Wholly fuck! Was I just totally enthralled for eighty minutes by a film in which virtually nothing happens!?!?
Wholly fuck! That wanker from that terrible band is the reason this film got made at all?!?!?
Wholly fuck! They made this with HOW little money?!?!?
Did nothing just happen...
... Or did EVERYTHING just happen?
Quote from my full review (filmreviews12.com/2014/09/16/love-2011/ ): "A worthwhile movie for those in search of a unique, ambitious, and thought-provoking project."
It was an interesting experience to watch William Eubank's second film before his first, as I can see how the former is a dramatic improvement on the former.
He certainly is a talent to watch with a keen eye for striking visuals but he absolutely must cool it with the whole mobile advert/we're all at one with nature/meaningful slo-mos vibe, as nobody wants to watch the terrible last scene on the beach in The Tree Of Life stretched to a whole feature film.
Being a fan of indie lo-fi sci-fi I should enjoyed Love a lot more, with its theme of extreme loneliness in space did it not feel like it had been directed by the marketing department of O2,…
If this is a pretentious film then I love its pretentions. If it's just a long form music video then thank god for long form music videos. Beside the beautiful visuals that Eubanks creates is an experience of disconnection leading to transcendence. The film clearly owes a lot to 2001 but is still a delight of aesthetic thought and execution. Days after watching this the first time I still thought about its progression, juxtapositions and its bleak but hopeful conclusion. Excited to see Eubanks' next film.
Película de ciencia ficción con claras reminiscencias a "Moon" de Duncan Jones y 2001 de Kubrick pero mucho más pedante e inconexa, una decepción de esta mini cinta de culto de ciencia ficción de la cual esperaba más.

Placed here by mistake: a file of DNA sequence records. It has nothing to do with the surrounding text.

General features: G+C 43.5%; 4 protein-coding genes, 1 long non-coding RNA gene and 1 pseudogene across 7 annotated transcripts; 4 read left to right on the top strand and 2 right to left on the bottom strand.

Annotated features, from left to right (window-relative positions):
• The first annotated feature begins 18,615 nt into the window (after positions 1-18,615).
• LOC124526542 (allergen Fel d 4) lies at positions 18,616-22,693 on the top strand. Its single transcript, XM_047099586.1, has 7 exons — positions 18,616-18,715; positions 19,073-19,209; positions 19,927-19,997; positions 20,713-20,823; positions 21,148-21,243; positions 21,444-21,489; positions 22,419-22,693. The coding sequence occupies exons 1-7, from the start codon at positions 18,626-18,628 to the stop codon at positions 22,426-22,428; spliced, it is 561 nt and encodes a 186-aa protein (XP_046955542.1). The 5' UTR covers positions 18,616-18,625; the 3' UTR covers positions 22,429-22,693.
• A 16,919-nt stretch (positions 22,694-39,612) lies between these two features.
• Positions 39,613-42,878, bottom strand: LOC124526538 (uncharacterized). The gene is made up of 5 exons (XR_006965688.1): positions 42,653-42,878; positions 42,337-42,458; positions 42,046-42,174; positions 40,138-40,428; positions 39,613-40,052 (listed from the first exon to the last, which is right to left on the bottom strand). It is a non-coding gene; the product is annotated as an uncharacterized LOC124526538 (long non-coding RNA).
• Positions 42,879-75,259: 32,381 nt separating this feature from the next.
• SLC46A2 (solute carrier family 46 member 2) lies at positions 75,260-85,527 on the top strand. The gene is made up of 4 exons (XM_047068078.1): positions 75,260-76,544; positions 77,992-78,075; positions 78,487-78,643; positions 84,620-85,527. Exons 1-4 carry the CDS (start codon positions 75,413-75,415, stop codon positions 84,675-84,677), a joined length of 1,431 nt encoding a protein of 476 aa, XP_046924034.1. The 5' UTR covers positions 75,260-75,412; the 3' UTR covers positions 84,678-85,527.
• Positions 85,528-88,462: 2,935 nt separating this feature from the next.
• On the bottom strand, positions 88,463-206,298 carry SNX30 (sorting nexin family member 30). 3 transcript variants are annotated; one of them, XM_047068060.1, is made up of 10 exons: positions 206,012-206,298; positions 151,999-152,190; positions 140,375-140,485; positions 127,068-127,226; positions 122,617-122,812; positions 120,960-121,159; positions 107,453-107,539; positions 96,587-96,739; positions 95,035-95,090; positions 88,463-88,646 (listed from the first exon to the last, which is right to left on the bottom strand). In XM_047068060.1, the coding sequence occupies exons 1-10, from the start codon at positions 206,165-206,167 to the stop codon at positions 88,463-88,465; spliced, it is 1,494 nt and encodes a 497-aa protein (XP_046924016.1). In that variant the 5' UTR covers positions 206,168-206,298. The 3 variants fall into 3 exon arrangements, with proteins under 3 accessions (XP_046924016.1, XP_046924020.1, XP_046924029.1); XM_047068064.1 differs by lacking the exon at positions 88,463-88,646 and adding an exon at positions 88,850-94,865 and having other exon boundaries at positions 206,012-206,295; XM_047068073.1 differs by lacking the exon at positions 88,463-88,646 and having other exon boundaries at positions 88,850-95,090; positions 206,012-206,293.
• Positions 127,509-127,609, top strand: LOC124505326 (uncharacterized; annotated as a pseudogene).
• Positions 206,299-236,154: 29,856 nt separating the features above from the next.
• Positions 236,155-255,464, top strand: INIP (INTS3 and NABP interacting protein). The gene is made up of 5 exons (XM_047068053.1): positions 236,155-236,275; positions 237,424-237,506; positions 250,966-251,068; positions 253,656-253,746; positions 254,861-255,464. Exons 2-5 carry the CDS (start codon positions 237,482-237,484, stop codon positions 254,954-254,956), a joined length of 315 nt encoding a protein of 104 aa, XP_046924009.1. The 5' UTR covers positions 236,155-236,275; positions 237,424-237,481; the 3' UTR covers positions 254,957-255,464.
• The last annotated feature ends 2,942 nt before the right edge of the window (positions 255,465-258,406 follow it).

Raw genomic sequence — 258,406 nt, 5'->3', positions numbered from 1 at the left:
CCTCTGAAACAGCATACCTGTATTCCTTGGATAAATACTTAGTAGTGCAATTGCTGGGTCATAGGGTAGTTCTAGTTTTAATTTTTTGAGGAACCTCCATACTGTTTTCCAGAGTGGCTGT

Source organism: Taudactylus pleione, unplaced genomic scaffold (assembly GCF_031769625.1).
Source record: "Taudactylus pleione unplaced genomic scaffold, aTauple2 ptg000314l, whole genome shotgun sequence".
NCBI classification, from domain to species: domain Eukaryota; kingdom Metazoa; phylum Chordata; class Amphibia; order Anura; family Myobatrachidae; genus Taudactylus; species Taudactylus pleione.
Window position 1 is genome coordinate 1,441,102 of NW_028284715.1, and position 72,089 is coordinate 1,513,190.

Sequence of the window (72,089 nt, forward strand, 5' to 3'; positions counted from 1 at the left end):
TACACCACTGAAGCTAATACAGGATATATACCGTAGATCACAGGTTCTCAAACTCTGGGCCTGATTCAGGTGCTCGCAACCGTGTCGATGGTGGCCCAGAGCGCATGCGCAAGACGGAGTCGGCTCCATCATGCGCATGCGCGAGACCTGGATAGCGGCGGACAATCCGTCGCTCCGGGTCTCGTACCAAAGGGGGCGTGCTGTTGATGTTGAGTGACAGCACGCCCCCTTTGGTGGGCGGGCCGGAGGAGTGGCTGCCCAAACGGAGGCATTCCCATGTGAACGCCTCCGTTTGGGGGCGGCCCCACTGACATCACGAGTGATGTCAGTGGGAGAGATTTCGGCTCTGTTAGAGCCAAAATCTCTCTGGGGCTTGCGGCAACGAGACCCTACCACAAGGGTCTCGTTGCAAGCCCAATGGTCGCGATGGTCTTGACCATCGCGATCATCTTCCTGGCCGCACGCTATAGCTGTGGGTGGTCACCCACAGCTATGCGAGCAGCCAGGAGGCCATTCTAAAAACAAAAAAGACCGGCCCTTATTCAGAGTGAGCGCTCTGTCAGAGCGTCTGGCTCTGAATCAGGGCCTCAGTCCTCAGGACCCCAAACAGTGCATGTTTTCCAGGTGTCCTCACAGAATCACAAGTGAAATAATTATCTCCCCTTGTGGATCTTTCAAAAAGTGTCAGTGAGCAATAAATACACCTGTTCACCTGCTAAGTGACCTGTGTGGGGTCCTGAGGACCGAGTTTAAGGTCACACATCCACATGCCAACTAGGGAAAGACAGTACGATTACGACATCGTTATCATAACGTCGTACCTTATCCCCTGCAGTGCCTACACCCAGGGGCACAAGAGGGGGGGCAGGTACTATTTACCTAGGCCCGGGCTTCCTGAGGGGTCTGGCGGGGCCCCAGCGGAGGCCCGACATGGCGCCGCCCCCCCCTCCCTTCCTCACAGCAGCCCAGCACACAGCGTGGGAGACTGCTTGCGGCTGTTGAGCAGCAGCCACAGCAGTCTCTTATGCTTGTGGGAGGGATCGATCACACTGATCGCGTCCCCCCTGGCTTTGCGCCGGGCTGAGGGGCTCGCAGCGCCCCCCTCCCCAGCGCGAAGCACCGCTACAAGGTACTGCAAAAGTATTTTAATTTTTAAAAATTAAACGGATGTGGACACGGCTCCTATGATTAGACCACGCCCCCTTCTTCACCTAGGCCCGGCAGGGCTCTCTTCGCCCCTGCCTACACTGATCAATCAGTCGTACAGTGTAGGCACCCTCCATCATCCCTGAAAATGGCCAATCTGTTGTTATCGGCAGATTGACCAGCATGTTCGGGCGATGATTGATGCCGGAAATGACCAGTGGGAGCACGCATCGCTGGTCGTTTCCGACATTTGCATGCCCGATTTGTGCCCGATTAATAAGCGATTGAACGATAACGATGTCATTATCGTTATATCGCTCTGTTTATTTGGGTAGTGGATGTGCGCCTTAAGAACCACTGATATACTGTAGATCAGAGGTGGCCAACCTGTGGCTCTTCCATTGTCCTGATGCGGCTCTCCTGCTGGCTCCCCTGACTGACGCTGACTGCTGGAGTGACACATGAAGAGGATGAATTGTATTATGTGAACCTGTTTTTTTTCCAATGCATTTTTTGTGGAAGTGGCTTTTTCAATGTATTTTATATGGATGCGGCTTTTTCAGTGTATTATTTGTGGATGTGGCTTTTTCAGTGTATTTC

Beautiful photography, loose plot
This low-budget film depicts the struggle of astronaut Lee Miller (Gunner Wright) being cut from contact with Earth and left adrift on board the ISS. It delves into the human spirit and how we are all connected to one another, basically how most of the best science fiction narratives are told. Many scenes and themes related extensively to 2001: A Space Odyssey, but not executed quite as brilliantly. Nevertheless, Love is a pleasing melancholy experience for sci-fi fans.
Some nice direction, admirable use of a limited budget and a surprisingly restrained score from the band led by the guy who used to be in Blink-182 can't hide that Love is a simple blend of Moon, 2001 and Solaris with - incredibly - even more pomposity. And Gunner Wright, who seemingly makes most of his living voicing characters for mediocre computer games and was seemingly actually christened Gunner, is no Sam Rockwell, Donatas Banionis or even Keir Dullea.
A terrific sci-fi film that examines loneliness, the journey of life and how we touch others. Absolutely loaded with imagery that will give you plenty to think about after the credits have rolled. A must watch film for those bored by the CGI, inane dialogue and weak characterisation and plots of modern science fiction movies.
It's essentially a cheap 2001 rip-off, with hints of Moon and Solaris, plus an occasional Malickian voiceover, and thus it never overcomes its surface features and becomes something interesting or even memorable. A shame, because it's reasonably well-directed and the effects are pretty impressive, considering the budget; too bad they couldn't actually do anything with it. Plus there's an inexplicable Civil War prologue, and some fairly awful talking head interviews sprinkled throughout - ostensibly to break the monotony of the central narrative - that seem to have no real purpose at all. By the time the incomprehensible finale rolls around (apparently tying everything together), you're just wishing for it to end.
I guess the "ANGELS & AIRWAVES PRESENT" credit should've warned me, even though their score is suitably moody and atmospheric.